Looking back at a successful Summer School 2017

On the 22nd of June, Ceres welcomed academics, PhDs and master students for the Ceres Summer School 2017 at Utrecht University. In light of the global Sustainable Development Goals (SDGs) agenda, this year’s edition was themed “Engaging with the SDGs: Gaps, Opportunities and Challenges”.

The day started with a keynote address by Prof Dr Henning Melber, Director emeritus and Senior Advisor of the Dag Hammarskjöld Foundation, in which he critically reflected on the role of the post-2015 development agenda on research in the field of development. Prof Melber specifically called upon the academics in the room to be wary of the steering power that the SDGs have had on the topics that are researched within the field. “The SDGs should not serve as a reference point to abandon engagement with other issues”. Moreover, Prof Melber emphasized the importance of keeping sight of the values that have guided the development of the SDGs and our own values as researchers. Because, quoting Stephen Browne, “attention to context and values may be precisely what is needed to lead humanity out of its current predicament”. It is possible to read the full text of the keynote address here.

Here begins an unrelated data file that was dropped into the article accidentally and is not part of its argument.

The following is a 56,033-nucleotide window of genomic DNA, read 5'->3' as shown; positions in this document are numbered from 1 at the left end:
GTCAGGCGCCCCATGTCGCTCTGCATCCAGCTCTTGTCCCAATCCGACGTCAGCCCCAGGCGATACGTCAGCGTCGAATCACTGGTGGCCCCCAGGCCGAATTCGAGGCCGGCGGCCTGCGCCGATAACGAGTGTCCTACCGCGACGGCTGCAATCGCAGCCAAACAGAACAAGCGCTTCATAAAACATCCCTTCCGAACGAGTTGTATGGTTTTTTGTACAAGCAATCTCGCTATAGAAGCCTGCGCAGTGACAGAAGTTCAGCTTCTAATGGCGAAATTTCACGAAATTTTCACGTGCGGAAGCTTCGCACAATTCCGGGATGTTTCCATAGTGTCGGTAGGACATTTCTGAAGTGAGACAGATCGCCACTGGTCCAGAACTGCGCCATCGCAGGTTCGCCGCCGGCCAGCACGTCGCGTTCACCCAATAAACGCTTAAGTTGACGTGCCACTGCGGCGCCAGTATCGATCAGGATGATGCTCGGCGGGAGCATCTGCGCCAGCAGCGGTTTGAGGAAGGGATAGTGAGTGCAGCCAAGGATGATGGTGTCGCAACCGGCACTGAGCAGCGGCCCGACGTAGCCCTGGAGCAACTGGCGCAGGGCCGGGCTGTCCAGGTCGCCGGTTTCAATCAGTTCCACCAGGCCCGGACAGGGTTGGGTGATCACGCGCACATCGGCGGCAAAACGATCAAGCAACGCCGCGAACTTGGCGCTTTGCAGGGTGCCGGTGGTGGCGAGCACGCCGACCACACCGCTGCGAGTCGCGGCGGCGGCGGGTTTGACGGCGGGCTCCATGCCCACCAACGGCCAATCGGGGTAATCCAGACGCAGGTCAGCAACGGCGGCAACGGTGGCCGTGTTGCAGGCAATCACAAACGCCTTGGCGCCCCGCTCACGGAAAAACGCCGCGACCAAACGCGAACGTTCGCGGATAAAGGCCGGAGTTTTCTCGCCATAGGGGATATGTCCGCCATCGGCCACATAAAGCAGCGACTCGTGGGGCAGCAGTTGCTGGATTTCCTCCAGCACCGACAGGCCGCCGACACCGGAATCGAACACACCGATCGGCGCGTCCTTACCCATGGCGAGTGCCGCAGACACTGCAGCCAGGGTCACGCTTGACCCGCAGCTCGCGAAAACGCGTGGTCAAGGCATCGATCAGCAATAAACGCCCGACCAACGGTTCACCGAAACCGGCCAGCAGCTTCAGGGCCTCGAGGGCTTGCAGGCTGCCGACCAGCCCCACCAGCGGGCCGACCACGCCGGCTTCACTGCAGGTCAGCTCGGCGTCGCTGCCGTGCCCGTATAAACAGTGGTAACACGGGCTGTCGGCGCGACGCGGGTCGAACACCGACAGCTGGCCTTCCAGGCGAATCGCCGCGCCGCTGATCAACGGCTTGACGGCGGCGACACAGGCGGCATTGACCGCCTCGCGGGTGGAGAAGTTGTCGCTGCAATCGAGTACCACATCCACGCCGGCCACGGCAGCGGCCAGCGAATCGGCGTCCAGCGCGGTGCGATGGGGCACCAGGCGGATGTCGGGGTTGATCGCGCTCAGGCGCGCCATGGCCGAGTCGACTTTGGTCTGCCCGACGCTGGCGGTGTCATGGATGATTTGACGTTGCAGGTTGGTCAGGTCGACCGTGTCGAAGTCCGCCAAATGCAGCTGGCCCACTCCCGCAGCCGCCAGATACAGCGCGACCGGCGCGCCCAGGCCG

With the aim to cover as much as possible of the comprehensive agenda set for the SDG’s, the panel discussions were grouped into four themes: (1) Human Welfare and Development, (2) Economic Growth and Development, (3) Environmental and Climate Management and (4) Governance, Social Justice and Cooperation. In total, there were 12 panel discussions with 45 presentations of young academics covering the vast majority of the SDGs. Presentations varied from the importance of creative public spaces in Sao Paulo to foster inclusion (Goal N.11), to participatory processes involved in the formulation of the targets and indicators of Goals n.12 and the influence of changing gender structures on early marriage in Senegal (Goals 3 and 5). In addition, papers were presented on what is currently missing in the SDG agenda such as the incorporation of local knowledge and services provided by informal actors. To see the full range of papers discussed, read the abstracts submitted for presentation here.

During the closing plenary session, Prof Thea Hilhorst of the International Institute for Social Studies (ISS) presented on security guidelines for field research in hazardous places. As field research in remote and potentially dangerous places always carries a risk, Prof Hilhorst emphasised the importance of training and preparation before going to the field. Her recently published guide can be downloaded here.

Looking back at a successful event, we hope it has been a stimulating and thought-provoking day for all the presenters and the participants. Even more, we hope it increased the engagement with your field and your peers.